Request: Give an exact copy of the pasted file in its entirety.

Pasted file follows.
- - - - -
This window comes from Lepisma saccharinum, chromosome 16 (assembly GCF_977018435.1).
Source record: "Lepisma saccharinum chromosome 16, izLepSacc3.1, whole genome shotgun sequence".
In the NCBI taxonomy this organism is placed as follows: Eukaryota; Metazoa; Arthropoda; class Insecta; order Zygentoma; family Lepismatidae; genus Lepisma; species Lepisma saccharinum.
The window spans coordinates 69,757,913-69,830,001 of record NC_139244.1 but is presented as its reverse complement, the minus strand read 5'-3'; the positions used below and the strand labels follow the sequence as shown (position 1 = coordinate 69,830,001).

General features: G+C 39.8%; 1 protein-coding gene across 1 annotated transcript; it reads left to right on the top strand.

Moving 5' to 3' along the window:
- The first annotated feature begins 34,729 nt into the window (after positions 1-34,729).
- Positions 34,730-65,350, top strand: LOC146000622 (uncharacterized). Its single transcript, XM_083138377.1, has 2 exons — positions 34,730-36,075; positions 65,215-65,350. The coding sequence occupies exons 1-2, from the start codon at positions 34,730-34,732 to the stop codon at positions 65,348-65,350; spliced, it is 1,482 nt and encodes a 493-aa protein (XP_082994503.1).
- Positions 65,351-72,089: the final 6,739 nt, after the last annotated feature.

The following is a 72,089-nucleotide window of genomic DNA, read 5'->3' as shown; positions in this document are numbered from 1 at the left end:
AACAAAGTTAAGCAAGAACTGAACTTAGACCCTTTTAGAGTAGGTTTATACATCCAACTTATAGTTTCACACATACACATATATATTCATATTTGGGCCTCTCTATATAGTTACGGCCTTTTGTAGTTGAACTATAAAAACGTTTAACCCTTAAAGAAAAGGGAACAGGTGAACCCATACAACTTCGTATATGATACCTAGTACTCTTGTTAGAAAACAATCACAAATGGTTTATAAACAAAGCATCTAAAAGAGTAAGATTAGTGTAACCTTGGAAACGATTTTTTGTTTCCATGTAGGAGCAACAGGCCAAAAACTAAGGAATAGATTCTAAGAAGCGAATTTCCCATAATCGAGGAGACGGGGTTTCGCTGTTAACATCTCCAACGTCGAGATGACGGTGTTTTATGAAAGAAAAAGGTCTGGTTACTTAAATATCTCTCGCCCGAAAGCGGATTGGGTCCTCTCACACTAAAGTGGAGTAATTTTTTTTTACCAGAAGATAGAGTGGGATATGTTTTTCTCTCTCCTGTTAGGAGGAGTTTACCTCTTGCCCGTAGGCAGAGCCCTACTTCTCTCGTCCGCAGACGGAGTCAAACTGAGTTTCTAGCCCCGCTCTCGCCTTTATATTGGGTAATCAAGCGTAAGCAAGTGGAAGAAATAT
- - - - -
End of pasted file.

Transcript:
This window comes from Lepisma saccharinum, chromosome 16 (assembly GCF_977018435.1).
Source record: "Lepisma saccharinum chromosome 16, izLepSacc3.1, whole genome shotgun sequence".
In the NCBI taxonomy this organism is placed as follows: Eukaryota; Metazoa; Arthropoda; class Insecta; order Zygentoma; family Lepismatidae; genus Lepisma; species Lepisma saccharinum.
The window spans coordinates 69,757,913-69,830,001 of record NC_139244.1 but is presented as its reverse complement, the minus strand read 5'-3'; the positions used below and the strand labels follow the sequence as shown (position 1 = coordinate 69,830,001).

General features: G+C 39.8%; 1 protein-coding gene across 1 annotated transcript; it reads left to right on the top strand.

Moving 5' to 3' along the window:
- The first annotated feature begins 34,729 nt into the window (after positions 1-34,729).
- Positions 34,730-65,350, top strand: LOC146000622 (uncharacterized). Its single transcript, XM_083138377.1, has 2 exons — positions 34,730-36,075; positions 65,215-65,350. The coding sequence occupies exons 1-2, from the start codon at positions 34,730-34,732 to the stop codon at positions 65,348-65,350; spliced, it is 1,482 nt and encodes a 493-aa protein (XP_082994503.1).
- Positions 65,351-72,089: the final 6,739 nt, after the last annotated feature.

The following is a 72,089-nucleotide window of genomic DNA, read 5'->3' as shown; positions in this document are numbered from 1 at the left end:
AACAAAGTTAAGCAAGAACTGAACTTAGACCCTTTTAGAGTAGGTTTATACATCCAACTTATAGTTTCACACATACACATATATATTCATATTTGGGCCTCTCTATATAGTTACGGCCTTTTGTAGTTGAACTATAAAAACGTTTAACCCTTAAAGAAAAGGGAACAGGTGAACCCATACAACTTCGTATATGATACCTAGTACTCTTGTTAGAAAACAATCACAAATGGTTTATAAACAAAGCATCTAAAAGAGTAAGATTAGTGTAACCTTGGAAACGATTTTTTGTTTCCATGTAGGAGCAACAGGCCAAAAACTAAGGAATAGATTCTAAGAAGCGAATTTCCCATAATCGAGGAGACGGGGTTTCGCTGTTAACATCTCCAACGTCGAGATGACGGTGTTTTATGAAAGAAAAAGGTCTGGTTACTTAAATATCTCTCGCCCGAAAGCGGATTGGGTCCTCTCACACTAAAGTGGAGTAATTTTTTTTTACCAGAAGATAGAGTGGGATATGTTTTTCTCTCTCCTGTTAGGAGGAGTTTACCTCTTGCCCGTAGGCAGAGCCCTACTTCTCTCGTCCGCAGACGGAGTCAAACTGAGTTTCTAGCCCCGCTCTCGCCTTTATATTGGGTAATCAAGCGTAAGCAAGTGGAAGAAATAT